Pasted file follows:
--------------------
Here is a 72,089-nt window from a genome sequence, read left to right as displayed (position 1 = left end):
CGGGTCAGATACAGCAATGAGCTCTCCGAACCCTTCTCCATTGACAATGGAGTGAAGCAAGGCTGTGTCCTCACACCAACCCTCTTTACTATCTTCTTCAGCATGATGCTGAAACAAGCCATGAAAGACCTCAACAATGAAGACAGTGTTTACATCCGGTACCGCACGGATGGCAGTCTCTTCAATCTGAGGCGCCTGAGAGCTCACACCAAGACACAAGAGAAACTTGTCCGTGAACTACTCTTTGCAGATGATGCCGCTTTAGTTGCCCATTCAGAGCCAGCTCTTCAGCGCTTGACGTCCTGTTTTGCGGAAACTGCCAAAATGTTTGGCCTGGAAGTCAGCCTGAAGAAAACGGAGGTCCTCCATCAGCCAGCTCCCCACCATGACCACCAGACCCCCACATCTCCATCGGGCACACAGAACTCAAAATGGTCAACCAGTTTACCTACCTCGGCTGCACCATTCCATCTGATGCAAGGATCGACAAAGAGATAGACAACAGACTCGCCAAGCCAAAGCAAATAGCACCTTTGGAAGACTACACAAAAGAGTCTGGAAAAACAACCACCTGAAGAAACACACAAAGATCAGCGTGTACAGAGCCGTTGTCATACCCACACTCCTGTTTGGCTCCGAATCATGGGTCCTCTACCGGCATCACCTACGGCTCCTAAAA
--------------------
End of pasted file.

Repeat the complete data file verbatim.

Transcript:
Here is a 72,089-nt window from a genome sequence, read left to right as displayed (position 1 = left end):
CGGGTCAGATACAGCAATGAGCTCTCCGAACCCTTCTCCATTGACAATGGAGTGAAGCAAGGCTGTGTCCTCACACCAACCCTCTTTACTATCTTCTTCAGCATGATGCTGAAACAAGCCATGAAAGACCTCAACAATGAAGACAGTGTTTACATCCGGTACCGCACGGATGGCAGTCTCTTCAATCTGAGGCGCCTGAGAGCTCACACCAAGACACAAGAGAAACTTGTCCGTGAACTACTCTTTGCAGATGATGCCGCTTTAGTTGCCCATTCAGAGCCAGCTCTTCAGCGCTTGACGTCCTGTTTTGCGGAAACTGCCAAAATGTTTGGCCTGGAAGTCAGCCTGAAGAAAACGGAGGTCCTCCATCAGCCAGCTCCCCACCATGACCACCAGACCCCCACATCTCCATCGGGCACACAGAACTCAAAATGGTCAACCAGTTTACCTACCTCGGCTGCACCATTCCATCTGATGCAAGGATCGACAAAGAGATAGACAACAGACTCGCCAAGCCAAAGCAAATAGCACCTTTGGAAGACTACACAAAAGAGTCTGGAAAAACAACCACCTGAAGAAACACACAAAGATCAGCGTGTACAGAGCCGTTGTCATACCCACACTCCTGTTTGGCTCCGAATCATGGGTCCTCTACCGGCATCACCTACGGCTCCTAAAA